Secondly, why did the bomb tech try to dismantle the mine? Why didn’t he just send a robot in to blow it up? Seriously? They had enough time to get all the way into cover, he could have backed off as well and been far enough away had it gone off before they could send the robot in. His death was a waste and only an excuse for Hauser to shoot Paxton, though I’m sure the audience figured Hauser already had enough of one without the guy dying.

I was so tempted to give this episode higher marks but that was just too much.

Alcatraz continues to suffer in the ratings, again dropping from the previous episode. At this rate, I don’t think we’ll ever find all the answers because the show won’t last long enough to give them to us.

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Posted by on February 19, 2012 in Television


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Alcatraz – S01E05 – “Guy Hastings”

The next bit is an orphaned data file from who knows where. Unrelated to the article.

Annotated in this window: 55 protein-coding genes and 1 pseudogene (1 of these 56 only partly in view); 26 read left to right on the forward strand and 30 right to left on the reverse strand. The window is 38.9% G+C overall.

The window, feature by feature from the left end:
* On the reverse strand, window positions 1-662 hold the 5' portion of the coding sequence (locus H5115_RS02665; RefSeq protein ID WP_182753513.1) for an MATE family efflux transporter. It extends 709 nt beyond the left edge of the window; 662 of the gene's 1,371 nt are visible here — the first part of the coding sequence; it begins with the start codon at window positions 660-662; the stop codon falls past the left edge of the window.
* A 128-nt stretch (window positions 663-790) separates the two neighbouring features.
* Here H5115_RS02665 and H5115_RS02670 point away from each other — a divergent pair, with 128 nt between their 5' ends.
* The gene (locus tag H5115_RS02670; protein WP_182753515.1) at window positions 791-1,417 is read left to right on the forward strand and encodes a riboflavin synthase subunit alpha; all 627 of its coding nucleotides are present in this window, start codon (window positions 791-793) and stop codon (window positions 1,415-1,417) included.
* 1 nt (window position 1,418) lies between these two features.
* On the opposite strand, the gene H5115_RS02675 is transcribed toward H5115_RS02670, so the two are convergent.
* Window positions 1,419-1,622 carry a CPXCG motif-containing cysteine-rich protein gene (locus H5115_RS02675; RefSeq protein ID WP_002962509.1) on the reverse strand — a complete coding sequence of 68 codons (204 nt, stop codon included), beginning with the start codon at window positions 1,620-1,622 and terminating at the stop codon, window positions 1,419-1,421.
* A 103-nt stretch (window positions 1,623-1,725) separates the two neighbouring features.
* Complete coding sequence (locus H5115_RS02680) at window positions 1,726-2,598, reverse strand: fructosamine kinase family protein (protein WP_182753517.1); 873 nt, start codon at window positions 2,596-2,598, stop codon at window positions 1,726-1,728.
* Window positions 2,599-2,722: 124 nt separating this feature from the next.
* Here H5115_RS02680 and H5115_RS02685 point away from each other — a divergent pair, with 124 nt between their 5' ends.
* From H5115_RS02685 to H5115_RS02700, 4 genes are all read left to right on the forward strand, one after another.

FOX's Alcatraz

Alcatraz – S01E05 – “Guy Hastings”

Alcatraz releases its first guard, Guy Hastings, a good man who believes he’s lost everything. Like the others he’s after a key, only this time it’s a key our heroes would never expect. A long-arc driving episode that gives us plenty to think about but is otherwise dull.

Score: 3 of 5


This was an episode of firsts so you would think it should be more interesting than the last two, right? Yeah, not so much.


Alcatraz – S01E05 – “Guy Hastings”

Guy Hastings and Ray Archer in 1960